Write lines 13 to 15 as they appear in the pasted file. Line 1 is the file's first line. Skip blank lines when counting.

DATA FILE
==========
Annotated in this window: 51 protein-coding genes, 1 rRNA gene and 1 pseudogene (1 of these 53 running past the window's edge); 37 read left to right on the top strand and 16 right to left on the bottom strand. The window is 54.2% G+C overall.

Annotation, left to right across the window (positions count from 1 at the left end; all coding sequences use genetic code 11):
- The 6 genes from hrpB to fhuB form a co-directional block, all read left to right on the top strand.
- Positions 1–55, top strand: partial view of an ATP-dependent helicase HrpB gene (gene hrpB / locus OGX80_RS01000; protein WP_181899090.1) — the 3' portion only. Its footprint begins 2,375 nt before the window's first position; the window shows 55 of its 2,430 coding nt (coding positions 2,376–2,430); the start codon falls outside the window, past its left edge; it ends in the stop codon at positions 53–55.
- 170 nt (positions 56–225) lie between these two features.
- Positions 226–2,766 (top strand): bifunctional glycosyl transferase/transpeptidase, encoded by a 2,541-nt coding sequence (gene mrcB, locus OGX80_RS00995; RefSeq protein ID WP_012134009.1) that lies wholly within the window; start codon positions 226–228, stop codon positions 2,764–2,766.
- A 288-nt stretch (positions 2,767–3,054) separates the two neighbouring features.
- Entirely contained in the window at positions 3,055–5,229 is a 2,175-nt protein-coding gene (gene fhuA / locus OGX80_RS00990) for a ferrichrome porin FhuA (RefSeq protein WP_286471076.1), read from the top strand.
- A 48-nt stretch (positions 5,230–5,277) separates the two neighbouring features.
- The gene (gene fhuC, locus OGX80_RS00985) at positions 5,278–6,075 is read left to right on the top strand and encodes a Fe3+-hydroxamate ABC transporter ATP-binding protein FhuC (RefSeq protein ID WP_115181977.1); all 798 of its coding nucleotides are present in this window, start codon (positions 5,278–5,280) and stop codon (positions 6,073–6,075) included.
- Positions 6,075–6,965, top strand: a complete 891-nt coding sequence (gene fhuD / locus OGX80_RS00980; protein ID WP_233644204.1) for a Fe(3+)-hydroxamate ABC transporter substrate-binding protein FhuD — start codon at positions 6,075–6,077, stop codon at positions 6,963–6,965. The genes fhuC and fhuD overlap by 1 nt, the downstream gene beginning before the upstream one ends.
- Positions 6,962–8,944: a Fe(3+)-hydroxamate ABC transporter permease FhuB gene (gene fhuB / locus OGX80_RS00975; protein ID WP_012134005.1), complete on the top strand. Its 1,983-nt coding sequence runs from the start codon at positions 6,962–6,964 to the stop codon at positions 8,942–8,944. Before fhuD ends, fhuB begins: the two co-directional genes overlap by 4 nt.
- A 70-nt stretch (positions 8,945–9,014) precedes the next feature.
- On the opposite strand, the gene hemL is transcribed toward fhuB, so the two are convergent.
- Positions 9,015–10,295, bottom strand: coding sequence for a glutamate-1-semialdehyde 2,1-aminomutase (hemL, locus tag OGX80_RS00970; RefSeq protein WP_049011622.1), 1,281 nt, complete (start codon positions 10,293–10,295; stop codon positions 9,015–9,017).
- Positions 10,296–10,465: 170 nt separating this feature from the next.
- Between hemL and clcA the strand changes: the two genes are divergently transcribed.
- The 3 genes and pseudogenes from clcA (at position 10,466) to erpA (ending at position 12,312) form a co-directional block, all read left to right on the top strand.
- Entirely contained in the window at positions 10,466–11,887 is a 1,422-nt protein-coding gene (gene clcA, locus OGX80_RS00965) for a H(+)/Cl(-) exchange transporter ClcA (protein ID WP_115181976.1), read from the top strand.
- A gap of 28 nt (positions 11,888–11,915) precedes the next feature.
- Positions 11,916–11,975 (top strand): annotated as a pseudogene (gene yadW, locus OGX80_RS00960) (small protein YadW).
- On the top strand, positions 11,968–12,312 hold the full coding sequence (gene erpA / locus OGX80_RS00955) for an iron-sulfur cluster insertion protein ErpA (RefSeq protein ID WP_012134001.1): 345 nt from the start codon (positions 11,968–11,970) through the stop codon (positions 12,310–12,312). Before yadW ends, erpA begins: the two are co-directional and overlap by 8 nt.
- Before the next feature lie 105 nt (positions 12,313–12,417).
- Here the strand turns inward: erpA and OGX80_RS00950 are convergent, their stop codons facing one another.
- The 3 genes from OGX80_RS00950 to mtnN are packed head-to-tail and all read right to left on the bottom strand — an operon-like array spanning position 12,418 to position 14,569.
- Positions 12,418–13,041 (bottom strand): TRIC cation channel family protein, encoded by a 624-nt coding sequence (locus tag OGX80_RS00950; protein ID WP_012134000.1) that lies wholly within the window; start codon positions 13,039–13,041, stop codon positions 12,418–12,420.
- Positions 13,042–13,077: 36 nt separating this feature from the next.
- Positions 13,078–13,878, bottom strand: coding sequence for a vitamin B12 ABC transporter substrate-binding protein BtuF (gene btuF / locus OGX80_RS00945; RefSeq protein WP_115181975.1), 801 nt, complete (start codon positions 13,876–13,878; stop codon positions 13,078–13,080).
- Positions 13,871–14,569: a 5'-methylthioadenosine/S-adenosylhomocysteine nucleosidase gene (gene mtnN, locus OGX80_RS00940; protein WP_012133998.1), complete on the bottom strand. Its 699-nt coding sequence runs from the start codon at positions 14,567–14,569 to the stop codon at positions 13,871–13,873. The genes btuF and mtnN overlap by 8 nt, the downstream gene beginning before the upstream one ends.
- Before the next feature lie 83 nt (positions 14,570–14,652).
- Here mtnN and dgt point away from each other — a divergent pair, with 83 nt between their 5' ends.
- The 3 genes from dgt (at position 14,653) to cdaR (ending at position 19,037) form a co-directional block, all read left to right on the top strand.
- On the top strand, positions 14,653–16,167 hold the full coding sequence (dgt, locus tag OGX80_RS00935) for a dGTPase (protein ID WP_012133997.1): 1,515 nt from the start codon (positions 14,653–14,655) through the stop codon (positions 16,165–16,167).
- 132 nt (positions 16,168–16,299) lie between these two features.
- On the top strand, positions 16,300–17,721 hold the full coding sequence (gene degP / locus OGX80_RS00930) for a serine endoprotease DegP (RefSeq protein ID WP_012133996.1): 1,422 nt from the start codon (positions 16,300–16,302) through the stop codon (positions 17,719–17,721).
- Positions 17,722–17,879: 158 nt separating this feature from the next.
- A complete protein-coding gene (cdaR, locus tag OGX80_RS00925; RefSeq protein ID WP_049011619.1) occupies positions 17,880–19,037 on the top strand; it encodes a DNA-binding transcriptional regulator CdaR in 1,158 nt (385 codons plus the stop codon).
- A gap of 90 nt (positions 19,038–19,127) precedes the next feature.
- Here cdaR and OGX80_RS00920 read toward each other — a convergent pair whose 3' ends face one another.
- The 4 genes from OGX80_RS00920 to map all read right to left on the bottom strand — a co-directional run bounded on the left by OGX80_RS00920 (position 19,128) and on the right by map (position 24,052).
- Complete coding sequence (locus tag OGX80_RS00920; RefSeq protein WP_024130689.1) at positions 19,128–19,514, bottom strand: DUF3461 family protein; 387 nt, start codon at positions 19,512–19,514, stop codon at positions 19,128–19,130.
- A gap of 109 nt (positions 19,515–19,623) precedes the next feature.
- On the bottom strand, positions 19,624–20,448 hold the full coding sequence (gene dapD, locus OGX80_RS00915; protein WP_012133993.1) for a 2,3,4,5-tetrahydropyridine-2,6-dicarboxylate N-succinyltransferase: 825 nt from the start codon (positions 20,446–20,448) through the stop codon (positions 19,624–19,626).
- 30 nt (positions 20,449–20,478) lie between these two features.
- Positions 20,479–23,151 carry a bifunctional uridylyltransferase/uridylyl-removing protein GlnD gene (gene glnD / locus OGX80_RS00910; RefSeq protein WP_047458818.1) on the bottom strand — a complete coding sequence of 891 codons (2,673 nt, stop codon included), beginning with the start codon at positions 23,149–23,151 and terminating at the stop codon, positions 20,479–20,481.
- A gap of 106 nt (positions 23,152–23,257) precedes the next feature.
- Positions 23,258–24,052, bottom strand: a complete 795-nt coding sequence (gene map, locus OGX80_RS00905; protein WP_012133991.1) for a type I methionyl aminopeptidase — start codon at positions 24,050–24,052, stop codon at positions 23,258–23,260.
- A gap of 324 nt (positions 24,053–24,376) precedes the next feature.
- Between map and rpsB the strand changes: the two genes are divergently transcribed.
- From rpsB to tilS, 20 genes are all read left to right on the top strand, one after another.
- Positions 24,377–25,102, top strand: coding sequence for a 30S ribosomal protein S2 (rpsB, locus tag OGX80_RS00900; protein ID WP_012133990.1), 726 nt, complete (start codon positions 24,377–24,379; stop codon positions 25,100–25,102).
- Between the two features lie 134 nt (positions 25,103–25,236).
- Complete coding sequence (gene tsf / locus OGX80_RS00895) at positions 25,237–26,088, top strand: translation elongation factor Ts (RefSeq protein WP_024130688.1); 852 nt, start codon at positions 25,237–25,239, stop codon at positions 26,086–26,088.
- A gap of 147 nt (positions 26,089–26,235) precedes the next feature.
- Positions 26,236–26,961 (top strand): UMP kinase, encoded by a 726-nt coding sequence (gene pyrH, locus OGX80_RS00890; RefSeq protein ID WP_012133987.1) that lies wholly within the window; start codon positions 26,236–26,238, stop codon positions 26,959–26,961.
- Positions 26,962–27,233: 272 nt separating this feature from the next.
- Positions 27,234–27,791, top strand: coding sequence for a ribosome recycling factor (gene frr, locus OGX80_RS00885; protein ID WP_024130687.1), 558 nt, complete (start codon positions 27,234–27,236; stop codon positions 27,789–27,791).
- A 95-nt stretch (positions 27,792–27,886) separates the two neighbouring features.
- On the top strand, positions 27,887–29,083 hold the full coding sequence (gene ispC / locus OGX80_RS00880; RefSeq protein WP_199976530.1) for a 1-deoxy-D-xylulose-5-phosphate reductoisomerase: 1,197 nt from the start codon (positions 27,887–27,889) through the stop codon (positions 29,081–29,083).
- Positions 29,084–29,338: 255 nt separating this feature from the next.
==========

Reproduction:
- A 70-nt stretch (positions 8,945–9,014) precedes the next feature.
- On the opposite strand, the gene hemL is transcribed toward fhuB, so the two are convergent.
- Positions 9,015–10,295, bottom strand: coding sequence for a glutamate-1-semialdehyde 2,1-aminomutase (hemL, locus tag OGX80_RS00970; RefSeq protein WP_049011622.1), 1,281 nt, complete (start codon positions 10,293–10,295; stop codon positions 9,015–9,017).